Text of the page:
Much of Albert Einstein’s theory of relativity is baffling even to other scientists.

However, the more they studied it, particularly the mathematical equations he offered as proofs, the more they saw how accurate it was. Here are some of its basic points.

Around 1900, the Dutch scientist Hendrik Lorentz worked out a formula showing that as the speed of an electron approaches the speed of light, its mass increases by seven times.

This was the beginning of Einstein’s theory. He put together some mathematical equations and proved that the mass of any matter, not just electrons, increases with velocity. The change is too small to be noticeable in our visible world, but in the world of atomic and subatomic particles, it’s very important. It’s important because of Einstein’s next finding.

For centuries, two of the fundamental laws of physics were the conservation of matter and the conservation of energy.

They state that matter and energy can change in form but cannot be created or destroyed. Discoveries about the behavior of some radioactive elements, like Curie’s work with radium, seemed to indicate that the researchers were creating energy.

Einstein had an explanation. He said mass is a measure of a substance’s “frozen” energy content. When one changes, so does the other. Mass can change into energy and energy can change into mass.

He proved it with mathematical equations summed up by E = mc2, where E is energy, m is mass, and c2 is the speed of light times itself. Since the speed of light is around 186,000 miles per second, the equation shows just how much energy is stored in matter.

Another part of the theory dealt with motion and was bold enough to contradict the great Newton.

Newton had said in one of his laws of motion that all bodies are either at rest or in uniform motion until an external force acts upon them. Einstein said that it is impossible to determine motion absolutely.

Everything from the most distant stars to the tiniest electron is always in motion, so motion or its velocity (speed), is only relative (this is where the name of the theory of relativity comes from), meaning it depends on from where the motion is viewed. This meant that measurement of size, mass, or even time could vary because it depended on the relative motion of the object being measured and the observer doing the measuring.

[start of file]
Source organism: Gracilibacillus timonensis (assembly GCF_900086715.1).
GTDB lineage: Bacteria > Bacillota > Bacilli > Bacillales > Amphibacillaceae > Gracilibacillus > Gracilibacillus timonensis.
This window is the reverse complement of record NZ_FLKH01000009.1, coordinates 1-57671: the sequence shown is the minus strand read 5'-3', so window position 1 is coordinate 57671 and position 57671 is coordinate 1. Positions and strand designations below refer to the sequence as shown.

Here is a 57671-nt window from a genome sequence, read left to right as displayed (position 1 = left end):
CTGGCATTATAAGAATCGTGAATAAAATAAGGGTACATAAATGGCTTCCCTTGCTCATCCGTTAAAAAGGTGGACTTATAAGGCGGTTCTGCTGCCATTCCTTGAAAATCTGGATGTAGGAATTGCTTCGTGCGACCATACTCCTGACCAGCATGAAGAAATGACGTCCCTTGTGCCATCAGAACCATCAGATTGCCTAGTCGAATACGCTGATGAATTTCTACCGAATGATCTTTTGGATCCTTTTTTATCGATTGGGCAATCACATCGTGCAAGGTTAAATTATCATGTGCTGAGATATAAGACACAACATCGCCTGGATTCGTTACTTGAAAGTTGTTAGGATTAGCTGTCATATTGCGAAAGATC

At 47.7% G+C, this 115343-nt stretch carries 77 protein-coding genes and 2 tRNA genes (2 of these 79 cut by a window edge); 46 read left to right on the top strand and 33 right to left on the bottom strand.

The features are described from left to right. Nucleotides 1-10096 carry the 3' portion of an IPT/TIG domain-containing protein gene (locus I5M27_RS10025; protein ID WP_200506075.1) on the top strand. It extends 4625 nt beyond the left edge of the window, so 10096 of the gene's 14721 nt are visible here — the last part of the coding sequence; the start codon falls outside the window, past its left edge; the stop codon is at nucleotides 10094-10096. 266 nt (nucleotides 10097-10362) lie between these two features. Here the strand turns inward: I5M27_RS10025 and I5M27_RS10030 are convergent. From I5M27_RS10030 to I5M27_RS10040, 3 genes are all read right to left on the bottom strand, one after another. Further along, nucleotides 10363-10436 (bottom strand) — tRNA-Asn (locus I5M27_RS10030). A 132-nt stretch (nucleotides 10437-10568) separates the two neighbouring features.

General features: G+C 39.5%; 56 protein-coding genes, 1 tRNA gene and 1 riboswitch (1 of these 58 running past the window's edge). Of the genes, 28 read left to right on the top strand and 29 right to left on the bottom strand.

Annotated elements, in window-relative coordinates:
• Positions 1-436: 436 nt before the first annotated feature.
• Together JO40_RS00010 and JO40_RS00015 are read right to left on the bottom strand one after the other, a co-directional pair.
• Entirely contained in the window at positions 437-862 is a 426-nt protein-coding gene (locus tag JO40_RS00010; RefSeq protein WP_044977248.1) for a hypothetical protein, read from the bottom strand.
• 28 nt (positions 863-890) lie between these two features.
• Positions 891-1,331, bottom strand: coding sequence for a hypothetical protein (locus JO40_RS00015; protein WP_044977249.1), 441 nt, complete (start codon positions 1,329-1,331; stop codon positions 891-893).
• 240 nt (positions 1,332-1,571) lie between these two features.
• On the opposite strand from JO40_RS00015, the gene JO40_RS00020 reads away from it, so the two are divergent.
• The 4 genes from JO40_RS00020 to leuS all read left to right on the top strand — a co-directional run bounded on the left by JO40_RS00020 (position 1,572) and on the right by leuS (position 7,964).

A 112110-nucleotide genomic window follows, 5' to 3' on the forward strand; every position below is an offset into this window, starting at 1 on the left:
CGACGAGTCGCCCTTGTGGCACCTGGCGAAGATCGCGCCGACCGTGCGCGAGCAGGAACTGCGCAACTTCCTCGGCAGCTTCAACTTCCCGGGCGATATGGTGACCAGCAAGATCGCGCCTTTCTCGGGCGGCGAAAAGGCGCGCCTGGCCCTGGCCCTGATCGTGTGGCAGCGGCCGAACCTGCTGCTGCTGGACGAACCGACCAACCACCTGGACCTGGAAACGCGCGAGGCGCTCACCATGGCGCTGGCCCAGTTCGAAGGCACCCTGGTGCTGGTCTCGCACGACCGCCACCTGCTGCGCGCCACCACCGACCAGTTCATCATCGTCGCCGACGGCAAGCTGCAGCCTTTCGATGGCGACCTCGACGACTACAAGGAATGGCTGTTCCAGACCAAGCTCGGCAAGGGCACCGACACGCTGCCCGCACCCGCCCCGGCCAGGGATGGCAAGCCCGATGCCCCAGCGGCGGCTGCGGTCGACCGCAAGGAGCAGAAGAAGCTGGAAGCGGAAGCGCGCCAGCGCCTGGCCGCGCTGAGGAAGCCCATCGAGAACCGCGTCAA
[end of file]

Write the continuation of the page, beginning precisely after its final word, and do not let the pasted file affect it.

Einstein applied this same principle of relativity to the velocity of light. Most forms of velocity are also relative.

For example, a car approaching a stop sign at 30 miles an hour has a velocity of 30 miles an hour relative to the stop sign or any stationary object. If you throw a ball from the moving car at 20 miles an hour, its velocity relative to the sign is now 50 miles an hour, the speed of the car plus the speed of the ball.

Einstein said that light, however, does not act in this way. It always travels at a constant velocity. It doesn’t matter if the source of light is moving toward the observer or not. If you are in that same car traveling 30 miles an hour and shine a flashlight ahead of you, the light from the flashlight is still traveling at the same 186,000 miles per second.

Finally, Einstein had some new thoughts on gravity. He said gravity is the same as acceleration in the opposite direction.

For example, an elevator accelerating upward has the same effect as gravity pulling your feet into the floor. So, if gravity is the same as acceleration, or motion, and motion affects measurements of space and time, then gravity does, too.

This has also been proven in experiments. Clocks tick more slowly when near a mass of gravity like the Sun. Even the angles of a triangle no longer add up to 180 degrees. The effect of gravity changes the measurements.

What did Einstein’s theory of relativity mean? First, scientists studying concepts like light, gravity, and energy had many new principles to deal with.

Second, it changed our picture of the universe. It was no longer just this huge, expanding box containing different kinds of celestial bodies to fill in the space.

The interaction of matter and energy bends space into a curved shape and even affects the flow of time. Time is as much a part of the composition of the universe as matter and energy.

The universe is like a four-way dance of matter, energy, space, and time.